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The Bird Feeder Book: Attracting, Identifying, Understanding Feeder Birds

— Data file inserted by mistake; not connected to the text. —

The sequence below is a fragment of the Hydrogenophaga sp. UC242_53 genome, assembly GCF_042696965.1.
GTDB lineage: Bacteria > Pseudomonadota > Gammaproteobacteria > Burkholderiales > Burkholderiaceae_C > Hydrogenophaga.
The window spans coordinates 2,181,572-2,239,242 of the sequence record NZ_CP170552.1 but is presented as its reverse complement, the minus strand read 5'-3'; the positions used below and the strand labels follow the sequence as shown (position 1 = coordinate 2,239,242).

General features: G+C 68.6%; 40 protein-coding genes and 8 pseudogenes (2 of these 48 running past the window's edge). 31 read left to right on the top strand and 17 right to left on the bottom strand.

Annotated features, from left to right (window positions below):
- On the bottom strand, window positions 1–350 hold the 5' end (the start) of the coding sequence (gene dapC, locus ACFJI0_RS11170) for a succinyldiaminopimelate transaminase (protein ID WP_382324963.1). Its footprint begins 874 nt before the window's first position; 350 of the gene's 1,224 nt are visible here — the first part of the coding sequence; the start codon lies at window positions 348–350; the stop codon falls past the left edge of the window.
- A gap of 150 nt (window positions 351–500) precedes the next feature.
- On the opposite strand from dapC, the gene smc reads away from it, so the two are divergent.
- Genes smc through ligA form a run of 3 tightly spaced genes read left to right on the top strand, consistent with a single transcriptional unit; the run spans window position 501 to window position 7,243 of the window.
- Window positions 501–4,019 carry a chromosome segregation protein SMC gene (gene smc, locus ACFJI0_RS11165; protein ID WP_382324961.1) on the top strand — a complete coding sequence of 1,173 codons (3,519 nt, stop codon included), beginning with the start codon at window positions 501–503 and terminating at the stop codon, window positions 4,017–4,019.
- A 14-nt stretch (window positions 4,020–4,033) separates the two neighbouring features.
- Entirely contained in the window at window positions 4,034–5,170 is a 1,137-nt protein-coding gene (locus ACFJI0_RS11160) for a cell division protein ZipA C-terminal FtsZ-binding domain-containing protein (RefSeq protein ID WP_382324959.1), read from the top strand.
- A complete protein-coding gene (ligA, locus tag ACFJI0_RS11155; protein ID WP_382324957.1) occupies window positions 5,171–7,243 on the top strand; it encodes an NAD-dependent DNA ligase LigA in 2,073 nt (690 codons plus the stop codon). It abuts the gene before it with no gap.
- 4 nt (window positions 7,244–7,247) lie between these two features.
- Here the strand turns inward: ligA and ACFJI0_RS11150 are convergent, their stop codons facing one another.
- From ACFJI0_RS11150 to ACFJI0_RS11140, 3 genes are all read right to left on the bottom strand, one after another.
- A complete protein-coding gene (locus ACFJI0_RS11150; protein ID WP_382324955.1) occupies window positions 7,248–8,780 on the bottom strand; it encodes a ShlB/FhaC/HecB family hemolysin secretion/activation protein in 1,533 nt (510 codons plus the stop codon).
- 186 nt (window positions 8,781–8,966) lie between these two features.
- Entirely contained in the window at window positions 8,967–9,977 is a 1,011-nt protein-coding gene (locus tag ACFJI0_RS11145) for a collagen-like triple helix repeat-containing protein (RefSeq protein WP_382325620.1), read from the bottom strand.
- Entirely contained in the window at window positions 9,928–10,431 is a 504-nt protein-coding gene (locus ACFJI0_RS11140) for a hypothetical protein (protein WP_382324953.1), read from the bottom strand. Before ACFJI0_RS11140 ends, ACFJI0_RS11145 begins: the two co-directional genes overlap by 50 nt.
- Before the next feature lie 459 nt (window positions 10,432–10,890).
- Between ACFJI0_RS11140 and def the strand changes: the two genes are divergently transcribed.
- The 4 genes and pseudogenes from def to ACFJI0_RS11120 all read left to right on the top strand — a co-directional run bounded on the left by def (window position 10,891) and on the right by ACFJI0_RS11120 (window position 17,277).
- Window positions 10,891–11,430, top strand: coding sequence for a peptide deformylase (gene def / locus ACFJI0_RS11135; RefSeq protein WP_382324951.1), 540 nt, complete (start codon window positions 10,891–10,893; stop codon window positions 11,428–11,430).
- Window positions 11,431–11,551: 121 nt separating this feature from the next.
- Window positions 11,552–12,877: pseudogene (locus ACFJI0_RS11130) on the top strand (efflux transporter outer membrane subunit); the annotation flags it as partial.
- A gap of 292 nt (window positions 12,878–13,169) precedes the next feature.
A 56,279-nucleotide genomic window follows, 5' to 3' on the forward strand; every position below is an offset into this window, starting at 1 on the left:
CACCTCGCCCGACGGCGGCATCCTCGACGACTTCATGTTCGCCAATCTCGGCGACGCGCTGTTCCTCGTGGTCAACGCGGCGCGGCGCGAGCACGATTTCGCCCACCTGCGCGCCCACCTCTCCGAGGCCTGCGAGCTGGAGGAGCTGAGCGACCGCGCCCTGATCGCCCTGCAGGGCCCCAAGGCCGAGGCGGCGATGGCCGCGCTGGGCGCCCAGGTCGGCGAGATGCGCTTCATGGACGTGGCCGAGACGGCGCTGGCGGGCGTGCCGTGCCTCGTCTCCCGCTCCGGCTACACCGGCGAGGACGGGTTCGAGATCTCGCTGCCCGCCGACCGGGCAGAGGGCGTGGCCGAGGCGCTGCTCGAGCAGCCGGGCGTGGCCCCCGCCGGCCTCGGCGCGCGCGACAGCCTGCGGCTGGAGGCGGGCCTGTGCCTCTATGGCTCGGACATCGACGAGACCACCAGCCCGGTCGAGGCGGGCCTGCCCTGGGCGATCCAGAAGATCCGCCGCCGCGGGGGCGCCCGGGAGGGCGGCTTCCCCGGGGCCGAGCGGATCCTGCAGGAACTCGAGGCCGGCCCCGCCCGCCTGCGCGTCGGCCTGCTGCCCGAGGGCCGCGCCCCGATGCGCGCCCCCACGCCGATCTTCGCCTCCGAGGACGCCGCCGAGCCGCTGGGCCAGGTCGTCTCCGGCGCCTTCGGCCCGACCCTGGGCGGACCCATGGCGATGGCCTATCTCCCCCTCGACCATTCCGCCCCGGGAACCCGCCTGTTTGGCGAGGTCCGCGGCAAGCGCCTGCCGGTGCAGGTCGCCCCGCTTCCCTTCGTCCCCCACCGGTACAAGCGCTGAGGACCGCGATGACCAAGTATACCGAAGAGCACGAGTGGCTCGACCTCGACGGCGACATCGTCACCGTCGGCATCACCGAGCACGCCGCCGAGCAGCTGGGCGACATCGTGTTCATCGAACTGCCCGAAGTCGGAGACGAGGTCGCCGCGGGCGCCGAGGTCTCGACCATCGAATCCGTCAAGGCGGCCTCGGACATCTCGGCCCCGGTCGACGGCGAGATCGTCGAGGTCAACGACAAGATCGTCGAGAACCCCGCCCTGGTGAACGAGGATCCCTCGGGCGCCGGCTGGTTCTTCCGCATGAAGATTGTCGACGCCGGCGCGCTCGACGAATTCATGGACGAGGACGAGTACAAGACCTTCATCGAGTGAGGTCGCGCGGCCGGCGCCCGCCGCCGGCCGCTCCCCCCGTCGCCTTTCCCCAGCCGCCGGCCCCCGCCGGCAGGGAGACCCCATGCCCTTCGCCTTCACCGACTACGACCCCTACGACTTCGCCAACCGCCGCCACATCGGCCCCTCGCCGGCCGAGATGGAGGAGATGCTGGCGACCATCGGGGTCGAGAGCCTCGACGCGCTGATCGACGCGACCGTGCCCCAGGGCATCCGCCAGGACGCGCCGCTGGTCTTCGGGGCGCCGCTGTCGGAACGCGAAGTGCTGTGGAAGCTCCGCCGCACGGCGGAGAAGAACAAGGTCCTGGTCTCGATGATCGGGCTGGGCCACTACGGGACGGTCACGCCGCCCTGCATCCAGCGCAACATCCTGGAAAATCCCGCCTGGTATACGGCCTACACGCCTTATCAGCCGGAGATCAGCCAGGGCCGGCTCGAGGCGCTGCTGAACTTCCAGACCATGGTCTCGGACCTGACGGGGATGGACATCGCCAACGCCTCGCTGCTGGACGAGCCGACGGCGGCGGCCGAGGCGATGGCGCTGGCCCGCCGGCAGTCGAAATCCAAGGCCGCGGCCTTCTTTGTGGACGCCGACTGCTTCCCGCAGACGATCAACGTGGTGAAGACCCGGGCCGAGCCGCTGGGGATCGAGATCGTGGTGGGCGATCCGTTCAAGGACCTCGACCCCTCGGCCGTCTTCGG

Bird Feeder Book - Donald Stokes, Gordon Morrison, Lillian Stokes If you build it, they will come.This part has something to do with the book.There is a section about bird identifications, but honestly, it is so limited as to be practically worthless. If you want a good book for bird identifications, look to A Field Guide to Western Birds A Completely New Guide to Field Marks of All Species Found in North America West of the 100th Meridian and North of Mexico, or the equivalent for your region. Bird Feeder Book is at its best offering basic advice about bird feeder selection, seed selection, where to place a feeder to attract the most birds, and how to prevent squirrels from eating your seeds and scaring away birds. Most feeders for sale today have features to make them squirrel-proof, so the book is really addressing a non-problem here. And spending five minutes with a knowledgeble salesperson should be sufficient for you to decide which seed is best for you. Sorry to say, I don't think this book has much to offer, but I do hope you get a bird feeder; they're inexpensive and fun, and if you want to read a paragraph of rambling autobiographical musings I'll tell you more.... This part has not.My Great Uncle (i.e. my grandmother's brother) and Aunt live in a rural area of New York State, up along the shoreline of Lake Ontario. More than once when my sister and I were little, my parents would drop us off up there to spend a few days during the winter break. (no doubt this was their vacation!) One of my favorite memories from those visits is sitting quietly but expectantly with my sister, waiting for wild birds to come partake of the seeds in the long tray birdfeeder affixed outside the picture window in the dining room. Normally I wasn't able to remain still for ten minutes at a stretch back then, yet somehow I managed to sit for up to an hour at a time watching those little birds, and impressed as hell when my uncle would identify each species, and offer some random blurb about them: "That's a Blue Jay. They're real mean to other birds.""That's a Chickadee, because his call sounds like he's saying 'Chickadee'.""That's a Titmouse...well, if you're going to laugh, I'm not going to tell you about him!"I can't remember a lot of the toys we got for Christmas back then, but I remember the birdfeeder vividly, and I continue to enjoy watching birds at the feeder to this day. After living many years on the East Coast, I have left the familiar birds of my childhood and now find myself in Washington state, which is home to many new varieties. My wife and I have several books on the kitchen table (including this one)to facilitate quick identification when a new species comes to the window. I have a television, a computer, and a birdfeeder. I need the computer for work, and I enjoy things like Goodreads, but if it came down to choosing between the tv and the birdfeeder, I'd for sure junk the television first.